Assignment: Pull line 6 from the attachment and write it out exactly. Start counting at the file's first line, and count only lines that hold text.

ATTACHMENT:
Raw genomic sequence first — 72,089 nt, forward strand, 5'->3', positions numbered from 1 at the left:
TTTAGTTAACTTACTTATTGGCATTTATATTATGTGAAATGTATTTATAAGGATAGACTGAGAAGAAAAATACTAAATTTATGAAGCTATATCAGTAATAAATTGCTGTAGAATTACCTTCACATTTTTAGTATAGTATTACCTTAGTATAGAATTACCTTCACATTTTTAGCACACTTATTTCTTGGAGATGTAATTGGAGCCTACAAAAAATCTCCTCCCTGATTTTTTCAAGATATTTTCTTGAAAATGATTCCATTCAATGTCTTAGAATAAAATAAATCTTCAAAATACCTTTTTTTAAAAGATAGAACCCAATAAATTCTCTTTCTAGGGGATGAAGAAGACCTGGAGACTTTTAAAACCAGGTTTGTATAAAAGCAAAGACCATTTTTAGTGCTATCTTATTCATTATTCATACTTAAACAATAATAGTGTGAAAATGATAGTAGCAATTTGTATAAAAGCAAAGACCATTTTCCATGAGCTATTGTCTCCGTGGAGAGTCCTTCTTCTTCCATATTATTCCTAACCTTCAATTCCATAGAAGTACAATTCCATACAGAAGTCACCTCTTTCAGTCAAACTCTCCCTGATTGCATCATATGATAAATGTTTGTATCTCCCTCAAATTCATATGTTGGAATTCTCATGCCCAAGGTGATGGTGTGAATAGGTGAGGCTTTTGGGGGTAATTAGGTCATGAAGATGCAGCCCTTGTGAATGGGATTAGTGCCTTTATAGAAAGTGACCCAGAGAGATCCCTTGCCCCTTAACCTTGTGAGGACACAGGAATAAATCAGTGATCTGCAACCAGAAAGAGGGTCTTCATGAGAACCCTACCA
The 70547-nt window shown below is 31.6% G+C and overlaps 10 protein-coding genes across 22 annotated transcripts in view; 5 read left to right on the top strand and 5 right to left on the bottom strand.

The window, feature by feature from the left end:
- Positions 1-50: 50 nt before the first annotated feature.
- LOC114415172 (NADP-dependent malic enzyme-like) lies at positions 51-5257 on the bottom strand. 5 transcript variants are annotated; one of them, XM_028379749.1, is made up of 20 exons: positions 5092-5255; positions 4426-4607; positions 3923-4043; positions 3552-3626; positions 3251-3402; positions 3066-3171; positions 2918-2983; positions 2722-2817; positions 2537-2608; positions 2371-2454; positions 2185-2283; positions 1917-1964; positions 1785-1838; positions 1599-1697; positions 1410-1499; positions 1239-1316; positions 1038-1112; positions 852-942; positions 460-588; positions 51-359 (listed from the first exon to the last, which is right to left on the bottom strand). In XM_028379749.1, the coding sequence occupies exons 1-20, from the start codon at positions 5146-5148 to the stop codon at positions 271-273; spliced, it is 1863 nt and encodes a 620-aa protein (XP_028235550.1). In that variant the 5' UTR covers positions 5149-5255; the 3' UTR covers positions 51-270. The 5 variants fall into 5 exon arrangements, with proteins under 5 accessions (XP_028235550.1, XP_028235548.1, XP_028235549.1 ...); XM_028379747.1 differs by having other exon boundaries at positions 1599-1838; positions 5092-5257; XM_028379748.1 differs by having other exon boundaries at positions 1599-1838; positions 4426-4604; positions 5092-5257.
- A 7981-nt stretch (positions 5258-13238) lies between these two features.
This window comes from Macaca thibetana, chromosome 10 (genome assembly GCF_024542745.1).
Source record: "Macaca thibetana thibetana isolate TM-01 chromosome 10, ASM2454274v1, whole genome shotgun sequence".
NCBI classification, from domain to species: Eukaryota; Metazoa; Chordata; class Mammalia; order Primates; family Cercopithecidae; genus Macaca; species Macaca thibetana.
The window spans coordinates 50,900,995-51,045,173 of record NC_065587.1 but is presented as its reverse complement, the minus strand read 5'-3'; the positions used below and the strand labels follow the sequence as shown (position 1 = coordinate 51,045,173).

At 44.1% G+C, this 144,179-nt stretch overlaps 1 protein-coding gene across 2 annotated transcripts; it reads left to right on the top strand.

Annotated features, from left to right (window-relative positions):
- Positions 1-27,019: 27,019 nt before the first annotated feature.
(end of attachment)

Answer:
- LOC114415172 (NADP-dependent malic enzyme-like) lies at positions 51-5257 on the bottom strand. 5 transcript variants are annotated; one of them, XM_028379749.1, is made up of 20 exons: positions 5092-5255; positions 4426-4607; positions 3923-4043; positions 3552-3626; positions 3251-3402; positions 3066-3171; positions 2918-2983; positions 2722-2817; positions 2537-2608; positions 2371-2454; positions 2185-2283; positions 1917-1964; positions 1785-1838; positions 1599-1697; positions 1410-1499; positions 1239-1316; positions 1038-1112; positions 852-942; positions 460-588; positions 51-359 (listed from the first exon to the last, which is right to left on the bottom strand). In XM_028379749.1, the coding sequence occupies exons 1-20, from the start codon at positions 5146-5148 to the stop codon at positions 271-273; spliced, it is 1863 nt and encodes a 620-aa protein (XP_028235550.1). In that variant the 5' UTR covers positions 5149-5255; the 3' UTR covers positions 51-270. The 5 variants fall into 5 exon arrangements, with proteins under 5 accessions (XP_028235550.1, XP_028235548.1, XP_028235549.1 ...); XM_028379747.1 differs by having other exon boundaries at positions 1599-1838; positions 5092-5257; XM_028379748.1 differs by having other exon boundaries at positions 1599-1838; positions 4426-4604; positions 5092-5257.